My speech during the debate on Exiting the European Union, 24 November 2020


May I reassure the Opposition that I wanted to make a few comments in this debate, and I submitted a request to participate on my own initiative? I have not received any message from the Whips, either before or during these debates, that I should not make a few remarks. With the permission of the House, I will exercise that democratic right.

I understand that there is a parliamentary game going on and that the Opposition want to extend this debate because there are some other things that they do not want to discuss, but that is a matter for them. Oppositions are quite entitled to use what time is available for their own purposes.

Alan Brown (Kilmarnock and Loudoun) (SNP): May I ask the right hon. Gentleman whether the game is not on the Government’s side, given that they have withdrawn all their speakers, except for his good self?

John Redwood: On the contrary. As I have just explained, there has been no pressure to withdraw my application. Some of my right hon. and hon. Friends who thought that they were going to speak in the debate have reread the proposal and realised that, given the incisive eloquence we would hear from the Minister, there was absolutely no need for them to come to the Chamber and duplicate and triplicate that. I have been foolish enough to think that I can add something to the Government’s case, because I support the measure. The fact that my right hon. and hon. Friends seem to have better things to do shows that they are 100% behind the measure, and just want it to be passed as quickly as possible as they attend to their other duties as busy MPs.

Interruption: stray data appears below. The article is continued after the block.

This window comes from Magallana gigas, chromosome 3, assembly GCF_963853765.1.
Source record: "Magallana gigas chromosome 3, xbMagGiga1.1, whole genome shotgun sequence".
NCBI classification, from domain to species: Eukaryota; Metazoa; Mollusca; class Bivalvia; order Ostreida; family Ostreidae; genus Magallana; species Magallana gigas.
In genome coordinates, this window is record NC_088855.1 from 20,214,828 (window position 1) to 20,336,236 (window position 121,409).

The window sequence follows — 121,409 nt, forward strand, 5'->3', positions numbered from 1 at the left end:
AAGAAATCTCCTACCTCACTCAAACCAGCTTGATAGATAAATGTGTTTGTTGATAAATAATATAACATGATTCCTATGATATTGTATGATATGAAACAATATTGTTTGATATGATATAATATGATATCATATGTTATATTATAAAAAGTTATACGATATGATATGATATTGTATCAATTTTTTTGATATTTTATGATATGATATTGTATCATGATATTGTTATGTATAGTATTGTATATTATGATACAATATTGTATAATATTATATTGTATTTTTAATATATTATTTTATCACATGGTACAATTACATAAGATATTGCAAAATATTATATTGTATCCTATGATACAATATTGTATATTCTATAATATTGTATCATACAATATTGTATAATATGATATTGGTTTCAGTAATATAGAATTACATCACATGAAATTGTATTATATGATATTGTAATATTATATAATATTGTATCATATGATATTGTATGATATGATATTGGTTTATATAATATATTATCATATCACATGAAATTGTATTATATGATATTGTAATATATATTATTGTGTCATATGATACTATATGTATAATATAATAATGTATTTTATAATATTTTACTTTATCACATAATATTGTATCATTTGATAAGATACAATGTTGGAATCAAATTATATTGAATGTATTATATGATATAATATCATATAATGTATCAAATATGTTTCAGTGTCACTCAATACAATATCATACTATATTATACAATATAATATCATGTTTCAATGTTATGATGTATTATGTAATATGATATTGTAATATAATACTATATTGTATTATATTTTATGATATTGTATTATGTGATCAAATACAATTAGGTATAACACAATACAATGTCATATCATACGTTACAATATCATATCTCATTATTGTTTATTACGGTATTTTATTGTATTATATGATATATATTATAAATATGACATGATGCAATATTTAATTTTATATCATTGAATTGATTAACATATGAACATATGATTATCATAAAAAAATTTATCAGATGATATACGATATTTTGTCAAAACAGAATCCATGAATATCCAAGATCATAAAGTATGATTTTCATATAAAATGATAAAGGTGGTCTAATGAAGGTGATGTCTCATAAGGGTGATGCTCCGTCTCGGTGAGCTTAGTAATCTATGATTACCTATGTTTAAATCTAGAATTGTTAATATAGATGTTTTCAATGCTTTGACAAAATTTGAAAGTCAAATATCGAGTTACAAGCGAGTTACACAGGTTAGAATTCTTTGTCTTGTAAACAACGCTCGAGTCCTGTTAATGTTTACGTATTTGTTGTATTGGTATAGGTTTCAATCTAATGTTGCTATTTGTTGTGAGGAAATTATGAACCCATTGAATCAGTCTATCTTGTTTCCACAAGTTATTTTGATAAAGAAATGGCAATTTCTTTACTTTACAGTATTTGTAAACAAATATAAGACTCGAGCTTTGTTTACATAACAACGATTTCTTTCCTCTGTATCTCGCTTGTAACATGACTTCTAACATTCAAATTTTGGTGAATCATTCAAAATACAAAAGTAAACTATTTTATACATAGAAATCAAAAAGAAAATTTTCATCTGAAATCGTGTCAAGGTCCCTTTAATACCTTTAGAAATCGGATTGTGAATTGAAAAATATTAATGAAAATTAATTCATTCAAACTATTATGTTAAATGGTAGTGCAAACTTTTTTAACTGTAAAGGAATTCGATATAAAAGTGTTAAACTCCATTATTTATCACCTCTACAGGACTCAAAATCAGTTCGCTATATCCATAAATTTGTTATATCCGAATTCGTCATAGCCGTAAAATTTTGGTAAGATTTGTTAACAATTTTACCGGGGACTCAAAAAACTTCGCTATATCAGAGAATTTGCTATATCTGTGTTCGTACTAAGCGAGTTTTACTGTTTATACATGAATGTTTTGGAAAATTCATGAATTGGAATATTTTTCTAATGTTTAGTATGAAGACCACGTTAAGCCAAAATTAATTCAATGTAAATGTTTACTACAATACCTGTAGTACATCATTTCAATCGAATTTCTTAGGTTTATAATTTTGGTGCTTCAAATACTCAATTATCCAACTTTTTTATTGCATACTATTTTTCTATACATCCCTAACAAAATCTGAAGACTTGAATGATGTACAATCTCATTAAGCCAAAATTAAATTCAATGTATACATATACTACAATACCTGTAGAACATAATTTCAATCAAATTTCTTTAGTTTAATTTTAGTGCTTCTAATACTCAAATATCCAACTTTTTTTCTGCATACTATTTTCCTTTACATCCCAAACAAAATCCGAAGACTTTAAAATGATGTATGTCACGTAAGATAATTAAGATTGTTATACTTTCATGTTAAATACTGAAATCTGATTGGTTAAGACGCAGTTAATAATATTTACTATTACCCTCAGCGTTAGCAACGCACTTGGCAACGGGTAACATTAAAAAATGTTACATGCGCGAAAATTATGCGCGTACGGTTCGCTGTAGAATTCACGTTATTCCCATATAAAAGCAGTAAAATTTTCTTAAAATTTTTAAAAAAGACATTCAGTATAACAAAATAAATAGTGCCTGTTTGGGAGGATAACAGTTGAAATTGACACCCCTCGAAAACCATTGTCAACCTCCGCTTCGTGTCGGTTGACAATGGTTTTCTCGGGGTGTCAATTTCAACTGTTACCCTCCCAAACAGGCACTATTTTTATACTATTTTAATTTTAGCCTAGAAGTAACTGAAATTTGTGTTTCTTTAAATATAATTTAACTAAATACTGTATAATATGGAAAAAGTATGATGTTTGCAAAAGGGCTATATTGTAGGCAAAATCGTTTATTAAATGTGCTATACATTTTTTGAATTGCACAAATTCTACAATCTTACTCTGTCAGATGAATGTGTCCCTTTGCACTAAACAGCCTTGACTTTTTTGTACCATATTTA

So why do I support these regulations, and why are the Government doing this? The first reason is to take back control. That is what millions of people voted for, and many of us are very frustrated that it still has not happened. As the Minister stated clearly, this is about ensuring that, from 1 January, we in this House, on behalf of the British people, can decide for ourselves within international law what the rules shall be on tariffs, quantitative barriers, restrictions and inducements to trade—and how right that is.

I always find it so disappointing that the Opposition, who now say that they understand the spirit of Brexit and have embraced it, do not believe that they can come up with any single improvement on the great body of European law that has been forced on us over many years. I am more optimistic. Working with the talent on the Government Benches, I can see lots of ways of improving on European law. It can be better, not worse, and more rather than less in the right areas. Surely our trade policy should be geared to the interests and concerns of businesses that back this country by investing and creating jobs in it.

Stephen Doughty (Cardiff South and Penarth) (Lab): I raised a serious point in an intervention on my hon. Friend the Member for Manchester Central (Lucy Powell) about the Falkland Islands. Does the right hon. Member agree that the UK family is a large one, including our overseas territories, and we ought to be backing the fishing fleet in the Falkland Islands that are trying to export squid and calamari to the EU? Will he join me on a cross-party basis in urging the UK Government to address the concerns of the Falkland Islands?

John Redwood: Of course I hope we can do things to help the Falkland Islands, as we have over many years. They are clearly part of our family, and blood and treasure have been shed to ensure that they are part of our family, so I above all think that we should do all we can.

From 1 January, we in this House can do the things that are in the power of an independent country. We cannot instruct the EU when we are out of it any more than we could when we were in it. There have been a glittering array of failed issues that we put to the EU on which it did not sympathise with us. We had a series of Governments who were so broken backed that they only ever accepted things that the EU wanted to do and did not try to do anything that we wanted to do, which is why it got so frustrating as a member of that body.